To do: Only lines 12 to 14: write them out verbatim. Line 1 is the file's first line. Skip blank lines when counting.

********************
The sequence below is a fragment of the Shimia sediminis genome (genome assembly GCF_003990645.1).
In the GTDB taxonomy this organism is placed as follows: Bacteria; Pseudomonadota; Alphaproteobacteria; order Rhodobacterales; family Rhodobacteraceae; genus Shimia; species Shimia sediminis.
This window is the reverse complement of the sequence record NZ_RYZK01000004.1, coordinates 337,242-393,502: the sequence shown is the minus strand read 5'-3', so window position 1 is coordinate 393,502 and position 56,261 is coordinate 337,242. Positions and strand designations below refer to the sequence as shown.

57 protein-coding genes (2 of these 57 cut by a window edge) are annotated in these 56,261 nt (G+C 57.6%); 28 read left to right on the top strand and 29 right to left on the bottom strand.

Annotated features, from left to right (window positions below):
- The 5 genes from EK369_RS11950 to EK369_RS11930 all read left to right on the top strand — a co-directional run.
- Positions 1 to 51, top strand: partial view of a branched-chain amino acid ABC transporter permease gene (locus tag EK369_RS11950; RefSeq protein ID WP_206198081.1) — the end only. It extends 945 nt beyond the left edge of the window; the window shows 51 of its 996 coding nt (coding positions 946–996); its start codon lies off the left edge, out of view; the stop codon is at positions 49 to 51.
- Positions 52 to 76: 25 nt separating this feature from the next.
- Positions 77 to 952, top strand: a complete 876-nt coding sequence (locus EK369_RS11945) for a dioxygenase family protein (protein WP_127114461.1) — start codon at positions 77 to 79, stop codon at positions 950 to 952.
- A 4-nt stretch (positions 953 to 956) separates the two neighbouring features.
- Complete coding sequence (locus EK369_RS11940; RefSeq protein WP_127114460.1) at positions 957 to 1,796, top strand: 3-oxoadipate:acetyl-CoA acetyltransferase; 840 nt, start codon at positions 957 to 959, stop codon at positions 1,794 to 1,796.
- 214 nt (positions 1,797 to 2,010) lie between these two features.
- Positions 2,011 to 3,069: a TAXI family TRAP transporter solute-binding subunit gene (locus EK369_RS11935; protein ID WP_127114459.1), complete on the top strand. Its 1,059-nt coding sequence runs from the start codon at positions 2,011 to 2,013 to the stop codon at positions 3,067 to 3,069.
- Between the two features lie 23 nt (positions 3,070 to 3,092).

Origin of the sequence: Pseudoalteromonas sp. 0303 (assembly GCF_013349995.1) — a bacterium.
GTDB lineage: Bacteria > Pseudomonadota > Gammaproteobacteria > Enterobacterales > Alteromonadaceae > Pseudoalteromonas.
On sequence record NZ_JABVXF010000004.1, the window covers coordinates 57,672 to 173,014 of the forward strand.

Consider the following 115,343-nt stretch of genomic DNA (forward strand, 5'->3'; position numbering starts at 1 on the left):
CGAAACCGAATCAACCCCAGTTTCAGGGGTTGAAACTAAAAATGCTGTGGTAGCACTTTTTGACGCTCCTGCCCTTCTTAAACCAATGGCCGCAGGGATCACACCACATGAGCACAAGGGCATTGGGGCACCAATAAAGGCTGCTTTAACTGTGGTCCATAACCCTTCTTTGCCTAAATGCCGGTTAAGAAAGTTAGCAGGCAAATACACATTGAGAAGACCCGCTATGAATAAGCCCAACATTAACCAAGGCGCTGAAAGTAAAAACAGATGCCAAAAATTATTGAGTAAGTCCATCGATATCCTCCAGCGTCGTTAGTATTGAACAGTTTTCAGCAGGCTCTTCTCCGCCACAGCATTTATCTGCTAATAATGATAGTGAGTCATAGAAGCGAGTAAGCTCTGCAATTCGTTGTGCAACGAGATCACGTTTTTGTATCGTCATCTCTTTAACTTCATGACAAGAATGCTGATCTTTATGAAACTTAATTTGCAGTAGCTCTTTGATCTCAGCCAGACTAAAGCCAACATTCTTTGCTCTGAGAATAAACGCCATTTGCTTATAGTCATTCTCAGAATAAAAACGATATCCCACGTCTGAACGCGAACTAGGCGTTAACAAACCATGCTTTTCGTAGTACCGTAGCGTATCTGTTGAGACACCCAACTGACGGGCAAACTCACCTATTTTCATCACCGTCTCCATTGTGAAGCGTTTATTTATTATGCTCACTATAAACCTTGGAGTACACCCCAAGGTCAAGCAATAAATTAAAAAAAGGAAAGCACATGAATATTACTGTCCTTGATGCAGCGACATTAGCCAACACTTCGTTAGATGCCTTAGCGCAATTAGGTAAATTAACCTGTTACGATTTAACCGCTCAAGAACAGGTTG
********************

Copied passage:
- 214 nt (positions 1,797 to 2,010) lie between these two features.
- Positions 2,011 to 3,069: a TAXI family TRAP transporter solute-binding subunit gene (locus EK369_RS11935; protein ID WP_127114459.1), complete on the top strand. Its 1,059-nt coding sequence runs from the start codon at positions 2,011 to 2,013 to the stop codon at positions 3,067 to 3,069.
- Between the two features lie 23 nt (positions 3,070 to 3,092).